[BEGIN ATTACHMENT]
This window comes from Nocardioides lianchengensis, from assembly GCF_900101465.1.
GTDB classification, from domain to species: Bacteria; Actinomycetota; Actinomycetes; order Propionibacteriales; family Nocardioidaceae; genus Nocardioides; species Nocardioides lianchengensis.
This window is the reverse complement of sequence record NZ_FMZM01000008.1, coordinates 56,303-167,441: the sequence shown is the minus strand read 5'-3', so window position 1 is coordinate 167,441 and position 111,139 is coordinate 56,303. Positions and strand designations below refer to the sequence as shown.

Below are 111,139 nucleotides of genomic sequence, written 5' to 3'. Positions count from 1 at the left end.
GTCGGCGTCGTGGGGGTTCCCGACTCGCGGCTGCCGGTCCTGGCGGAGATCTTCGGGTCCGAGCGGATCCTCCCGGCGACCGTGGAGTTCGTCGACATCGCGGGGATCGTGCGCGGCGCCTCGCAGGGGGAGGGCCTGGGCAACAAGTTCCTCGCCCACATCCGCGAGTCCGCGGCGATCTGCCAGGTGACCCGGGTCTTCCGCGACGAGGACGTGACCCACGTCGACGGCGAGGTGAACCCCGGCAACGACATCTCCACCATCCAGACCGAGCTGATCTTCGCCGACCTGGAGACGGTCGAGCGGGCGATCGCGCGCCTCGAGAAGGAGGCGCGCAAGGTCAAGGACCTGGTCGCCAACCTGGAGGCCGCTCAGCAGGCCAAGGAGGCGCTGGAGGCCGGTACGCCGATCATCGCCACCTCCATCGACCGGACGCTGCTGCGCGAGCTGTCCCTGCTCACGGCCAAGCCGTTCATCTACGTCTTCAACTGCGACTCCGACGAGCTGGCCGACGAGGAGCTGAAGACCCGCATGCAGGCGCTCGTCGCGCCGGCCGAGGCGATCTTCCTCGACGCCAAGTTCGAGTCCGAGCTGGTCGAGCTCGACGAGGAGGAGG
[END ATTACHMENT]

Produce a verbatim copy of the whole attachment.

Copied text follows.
This window comes from Nocardioides lianchengensis, from assembly GCF_900101465.1.
GTDB classification, from domain to species: Bacteria; Actinomycetota; Actinomycetes; order Propionibacteriales; family Nocardioidaceae; genus Nocardioides; species Nocardioides lianchengensis.
This window is the reverse complement of sequence record NZ_FMZM01000008.1, coordinates 56,303-167,441: the sequence shown is the minus strand read 5'-3', so window position 1 is coordinate 167,441 and position 111,139 is coordinate 56,303. Positions and strand designations below refer to the sequence as shown.

Below are 111,139 nucleotides of genomic sequence, written 5' to 3'. Positions count from 1 at the left end.
GTCGGCGTCGTGGGGGTTCCCGACTCGCGGCTGCCGGTCCTGGCGGAGATCTTCGGGTCCGAGCGGATCCTCCCGGCGACCGTGGAGTTCGTCGACATCGCGGGGATCGTGCGCGGCGCCTCGCAGGGGGAGGGCCTGGGCAACAAGTTCCTCGCCCACATCCGCGAGTCCGCGGCGATCTGCCAGGTGACCCGGGTCTTCCGCGACGAGGACGTGACCCACGTCGACGGCGAGGTGAACCCCGGCAACGACATCTCCACCATCCAGACCGAGCTGATCTTCGCCGACCTGGAGACGGTCGAGCGGGCGATCGCGCGCCTCGAGAAGGAGGCGCGCAAGGTCAAGGACCTGGTCGCCAACCTGGAGGCCGCTCAGCAGGCCAAGGAGGCGCTGGAGGCCGGTACGCCGATCATCGCCACCTCCATCGACCGGACGCTGCTGCGCGAGCTGTCCCTGCTCACGGCCAAGCCGTTCATCTACGTCTTCAACTGCGACTCCGACGAGCTGGCCGACGAGGAGCTGAAGACCCGCATGCAGGCGCTCGTCGCGCCGGCCGAGGCGATCTTCCTCGACGCCAAGTTCGAGTCCGAGCTGGTCGAGCTCGACGAGGAGGAGG